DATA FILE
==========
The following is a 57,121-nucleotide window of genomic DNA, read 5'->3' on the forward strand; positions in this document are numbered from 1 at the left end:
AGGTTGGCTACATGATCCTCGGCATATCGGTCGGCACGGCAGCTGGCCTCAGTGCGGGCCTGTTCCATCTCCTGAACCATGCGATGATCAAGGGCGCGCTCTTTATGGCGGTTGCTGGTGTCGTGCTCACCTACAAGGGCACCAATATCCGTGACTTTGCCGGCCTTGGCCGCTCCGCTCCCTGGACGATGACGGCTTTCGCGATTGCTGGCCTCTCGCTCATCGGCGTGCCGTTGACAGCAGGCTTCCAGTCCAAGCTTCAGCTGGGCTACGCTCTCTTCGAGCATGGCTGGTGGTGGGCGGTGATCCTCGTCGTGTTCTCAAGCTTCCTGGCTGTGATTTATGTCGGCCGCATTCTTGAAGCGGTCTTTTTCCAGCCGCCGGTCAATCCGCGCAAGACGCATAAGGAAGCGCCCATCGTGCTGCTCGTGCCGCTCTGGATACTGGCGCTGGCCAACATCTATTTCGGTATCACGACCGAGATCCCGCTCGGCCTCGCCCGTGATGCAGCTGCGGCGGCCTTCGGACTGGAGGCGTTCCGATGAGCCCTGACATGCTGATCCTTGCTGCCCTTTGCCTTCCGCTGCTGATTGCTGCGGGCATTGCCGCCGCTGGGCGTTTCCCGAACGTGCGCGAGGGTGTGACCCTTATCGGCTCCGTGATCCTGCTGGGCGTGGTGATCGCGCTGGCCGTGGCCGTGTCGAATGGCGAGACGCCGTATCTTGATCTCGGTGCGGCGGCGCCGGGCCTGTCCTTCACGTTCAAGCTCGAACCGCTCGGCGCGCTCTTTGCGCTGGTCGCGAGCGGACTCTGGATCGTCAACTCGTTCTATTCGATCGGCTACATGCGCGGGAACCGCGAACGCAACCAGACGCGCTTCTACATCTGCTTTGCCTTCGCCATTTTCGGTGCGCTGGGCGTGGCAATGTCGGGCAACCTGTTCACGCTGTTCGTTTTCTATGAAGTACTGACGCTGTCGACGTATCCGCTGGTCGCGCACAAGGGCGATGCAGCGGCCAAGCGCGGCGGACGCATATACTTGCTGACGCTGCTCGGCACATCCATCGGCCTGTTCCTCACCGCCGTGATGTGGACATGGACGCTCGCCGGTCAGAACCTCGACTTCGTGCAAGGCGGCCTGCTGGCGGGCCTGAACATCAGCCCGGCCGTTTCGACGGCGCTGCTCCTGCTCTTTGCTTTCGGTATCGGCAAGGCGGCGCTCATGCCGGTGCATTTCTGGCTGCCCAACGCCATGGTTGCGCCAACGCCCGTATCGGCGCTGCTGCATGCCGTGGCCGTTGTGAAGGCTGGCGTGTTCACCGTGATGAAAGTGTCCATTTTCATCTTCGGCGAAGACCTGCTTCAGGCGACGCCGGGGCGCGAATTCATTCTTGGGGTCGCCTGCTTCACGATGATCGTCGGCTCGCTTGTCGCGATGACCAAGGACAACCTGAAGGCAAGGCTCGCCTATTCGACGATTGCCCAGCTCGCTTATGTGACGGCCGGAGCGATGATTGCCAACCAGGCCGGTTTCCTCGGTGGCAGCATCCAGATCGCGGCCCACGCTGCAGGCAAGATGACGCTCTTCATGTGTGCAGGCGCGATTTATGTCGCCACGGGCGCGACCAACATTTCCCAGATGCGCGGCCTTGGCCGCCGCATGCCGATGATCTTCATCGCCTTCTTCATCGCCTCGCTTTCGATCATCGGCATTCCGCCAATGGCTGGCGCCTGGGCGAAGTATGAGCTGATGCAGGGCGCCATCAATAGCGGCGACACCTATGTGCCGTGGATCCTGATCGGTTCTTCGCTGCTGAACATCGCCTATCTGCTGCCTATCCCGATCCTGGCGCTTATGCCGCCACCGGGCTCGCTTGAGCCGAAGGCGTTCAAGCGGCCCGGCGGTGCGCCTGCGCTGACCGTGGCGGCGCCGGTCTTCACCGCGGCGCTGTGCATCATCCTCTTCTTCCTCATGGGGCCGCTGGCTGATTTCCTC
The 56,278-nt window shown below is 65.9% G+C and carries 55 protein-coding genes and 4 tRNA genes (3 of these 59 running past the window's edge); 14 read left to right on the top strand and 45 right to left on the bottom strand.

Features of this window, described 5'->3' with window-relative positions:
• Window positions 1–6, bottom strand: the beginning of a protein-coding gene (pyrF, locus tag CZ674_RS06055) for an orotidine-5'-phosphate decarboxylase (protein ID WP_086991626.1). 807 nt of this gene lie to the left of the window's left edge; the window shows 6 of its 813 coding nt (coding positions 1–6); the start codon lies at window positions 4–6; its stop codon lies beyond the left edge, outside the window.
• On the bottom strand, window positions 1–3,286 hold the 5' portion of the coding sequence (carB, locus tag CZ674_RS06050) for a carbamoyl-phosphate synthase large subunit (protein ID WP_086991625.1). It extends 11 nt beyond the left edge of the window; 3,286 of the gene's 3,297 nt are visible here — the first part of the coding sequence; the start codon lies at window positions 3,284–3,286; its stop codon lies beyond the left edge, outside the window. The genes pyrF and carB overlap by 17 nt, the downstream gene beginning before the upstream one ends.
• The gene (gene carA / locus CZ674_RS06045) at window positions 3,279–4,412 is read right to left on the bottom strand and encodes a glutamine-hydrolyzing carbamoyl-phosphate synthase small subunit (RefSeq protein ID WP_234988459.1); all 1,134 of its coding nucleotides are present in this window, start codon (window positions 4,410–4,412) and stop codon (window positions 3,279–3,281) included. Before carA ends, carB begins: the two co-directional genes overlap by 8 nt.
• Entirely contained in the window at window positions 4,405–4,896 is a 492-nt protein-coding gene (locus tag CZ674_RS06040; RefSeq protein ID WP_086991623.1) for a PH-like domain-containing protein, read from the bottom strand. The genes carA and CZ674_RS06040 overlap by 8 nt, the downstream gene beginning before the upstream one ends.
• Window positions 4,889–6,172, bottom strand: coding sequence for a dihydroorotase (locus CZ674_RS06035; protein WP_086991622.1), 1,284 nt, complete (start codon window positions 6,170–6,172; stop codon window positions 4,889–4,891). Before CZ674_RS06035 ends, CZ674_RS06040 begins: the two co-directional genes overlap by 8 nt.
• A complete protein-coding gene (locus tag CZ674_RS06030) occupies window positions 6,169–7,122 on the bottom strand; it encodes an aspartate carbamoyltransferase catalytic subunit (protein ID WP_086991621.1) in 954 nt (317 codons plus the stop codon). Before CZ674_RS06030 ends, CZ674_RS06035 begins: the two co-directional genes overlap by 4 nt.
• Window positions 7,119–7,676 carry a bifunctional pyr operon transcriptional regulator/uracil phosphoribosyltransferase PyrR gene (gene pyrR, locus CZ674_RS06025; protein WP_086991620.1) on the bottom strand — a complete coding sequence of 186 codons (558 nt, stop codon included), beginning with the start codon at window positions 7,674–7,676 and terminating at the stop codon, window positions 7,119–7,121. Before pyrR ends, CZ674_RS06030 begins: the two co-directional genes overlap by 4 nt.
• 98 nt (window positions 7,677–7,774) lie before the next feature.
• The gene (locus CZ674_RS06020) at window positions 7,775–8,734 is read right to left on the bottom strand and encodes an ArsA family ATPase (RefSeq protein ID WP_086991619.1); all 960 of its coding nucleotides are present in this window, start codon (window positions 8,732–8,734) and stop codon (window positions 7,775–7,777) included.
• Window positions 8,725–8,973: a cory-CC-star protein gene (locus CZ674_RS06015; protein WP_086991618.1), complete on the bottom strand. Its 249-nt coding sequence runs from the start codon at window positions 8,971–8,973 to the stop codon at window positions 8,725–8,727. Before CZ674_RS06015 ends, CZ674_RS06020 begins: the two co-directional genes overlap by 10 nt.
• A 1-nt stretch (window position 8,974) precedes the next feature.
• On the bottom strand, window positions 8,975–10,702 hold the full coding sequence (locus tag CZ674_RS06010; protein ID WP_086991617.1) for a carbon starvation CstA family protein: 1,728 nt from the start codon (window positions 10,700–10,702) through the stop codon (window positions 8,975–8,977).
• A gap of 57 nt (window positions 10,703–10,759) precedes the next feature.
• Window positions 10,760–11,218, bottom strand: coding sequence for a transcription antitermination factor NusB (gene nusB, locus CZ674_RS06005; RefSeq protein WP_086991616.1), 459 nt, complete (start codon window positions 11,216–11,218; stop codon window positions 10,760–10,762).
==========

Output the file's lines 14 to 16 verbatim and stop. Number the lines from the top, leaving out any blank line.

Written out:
• Window positions 8,725–8,973: a cory-CC-star protein gene (locus CZ674_RS06015; protein WP_086991618.1), complete on the bottom strand. Its 249-nt coding sequence runs from the start codon at window positions 8,971–8,973 to the stop codon at window positions 8,725–8,727. Before CZ674_RS06015 ends, CZ674_RS06020 begins: the two co-directional genes overlap by 10 nt.
• A 1-nt stretch (window position 8,974) precedes the next feature.
• On the bottom strand, window positions 8,975–10,702 hold the full coding sequence (locus tag CZ674_RS06010; protein ID WP_086991617.1) for a carbon starvation CstA family protein: 1,728 nt from the start codon (window positions 10,700–10,702) through the stop codon (window positions 8,975–8,977).